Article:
My Turn: bringing fire back safely for a healthy forest
Special to the Sun
Among the trappings of modern forestry, fire itself is one of the most important tools for reducing the threat of catastrophic fire and maintaining a healthy forest. But one drawback to using fire is smoke, and with it comes responsibilities that each member agency of the Tahoe Fire and Fuels Team takes seriously. The way we use fire today significantly reduces the impact of smoke on the ecosystem and our daily lives.
Fire is as natural and integral to Tahoeand#8217;s forests as water, air, and soil. Historically at Lake Tahoe, natural fires occurred as often as every five years. With the suppression of fire throughout the last century, we are now challenged with thinning an unhealthy, overcrowded forest in order to repair the damage caused by eliminating this naturally occurring force of nature. Besides reducing hazardous fuels, fire fertilizes the soil, maintains species distribution, and thins competing brush and small trees which help spread insects and disease. For its many benefits, fire will continue to be used as a safe, economically-viable tool to reduce the threat of fire.
It is well-known that Tahoeand#8217;s earliest residents, the native Washoe, regularly used low-intensity fire to manage the resources of the land. Much as we do today, these early land stewards took advantage of the cool fall weather to set fires on the forest floor to increase forage areas. Prescribing fire to keep a forest healthy is a long-proven and sustainable way to create and maintain community fuel breaks.
The Tahoe Fire and Fuels Team relies on various methods to create fuel breaks. Often, material can be chipped and spread across the forest floor to decompose; or transferred to a power plant where the material, called biomass, is burned for energy. More than 990 tons of biomass were utilized over the last year and a half by Lake Tahoe fire and land management agencies. However, the use of fire through pile burning is another important method to dispose of forest fuels. Creating small pyramids of downed logs and limbs for burning later enables fuel reduction crews to work in remote areas and also allows for efficient disposal of dead material even when it is near roads.
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Pile burning is one tool that brings special considerations as well. Piles need to dry and cure before they can be burned, sometimes for up to 12 months. Fuel reduction experts must rely on pile burning as one method of protecting communities and restoring Lake Tahoeand#8217;s overstocked and unhealthy forests. The technology and efficiency of other methods are improving and the TFFT remains on the cutting edge of implementing safe alternatives. Although transportation costs and other limiting factors challenge other uses of forest fuels, the TFFT supports and continues to explore beneficial ways to eliminate accumulated debris and hazardous fuel.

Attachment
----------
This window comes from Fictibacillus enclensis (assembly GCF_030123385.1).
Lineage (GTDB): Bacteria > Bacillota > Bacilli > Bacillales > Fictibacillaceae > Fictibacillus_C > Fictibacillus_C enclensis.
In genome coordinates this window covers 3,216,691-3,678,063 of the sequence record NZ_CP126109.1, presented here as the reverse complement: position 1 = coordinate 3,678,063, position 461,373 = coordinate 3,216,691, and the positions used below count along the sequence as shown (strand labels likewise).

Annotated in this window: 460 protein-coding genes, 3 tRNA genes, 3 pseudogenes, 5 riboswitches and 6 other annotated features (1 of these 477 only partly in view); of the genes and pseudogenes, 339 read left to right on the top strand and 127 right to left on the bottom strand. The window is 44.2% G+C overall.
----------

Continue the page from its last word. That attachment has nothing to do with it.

Not only is fire useful and natural, it can also be effectively managed with proven techniques to reduce risk, nuisances and potential environmental impacts. Burn plans that include smoke management must be approved by health and air quality agencies. Notification plans include neighborhood meetings for larger burns to hear concerns and explain how and when burns will occur. Anyone with a serious health condition can contact their local fire agency for special notification and a Basin-wide contact list is maintained by the U.S. Forest Service for its burns.
Critical information for managing prescribed fire comes from weather and smoke management forecasting carried out by California and Nevada air quality agencies, the National Weather Service and the US Forest Service. Lake Tahoe fire agencies burn only on authorized days when forecasts indicate that smoke will rise in a column above Tahoeand#8217;s rim and disperse without settling in the Basin. Forecasting ensures the amount of residual smoke and carbon emissions is insignificant in comparison to the potential impact of a catastrophic wildfire. As unpleasant as it may be, this residual smoke has been part of Lake Tahoeand#8217;s pristine ecosystem for millennia.
In addition to other methods of forest restoration, prescribed fire will likely always be a part of what Lake Tahoe fire agencies do to maintain community protection and sustain a healthy forest. Alternatives to burning will not always exist, but the negative effects can be reduced or removed by implementing burn plans grounded in constantly improving science. Lake Tahoe and our communities deserve our best efforts and prescribed fire can safely protect the health of our residents, their property, and the lake.
Visit http://www.TahoeFireSafe.com or call your local fire agency for more information.
Norb Szczurek is Incident Commander for the Tahoe Fire and Fuels Team and Division Chief for the North Lake Tahoe Fire Protection District.
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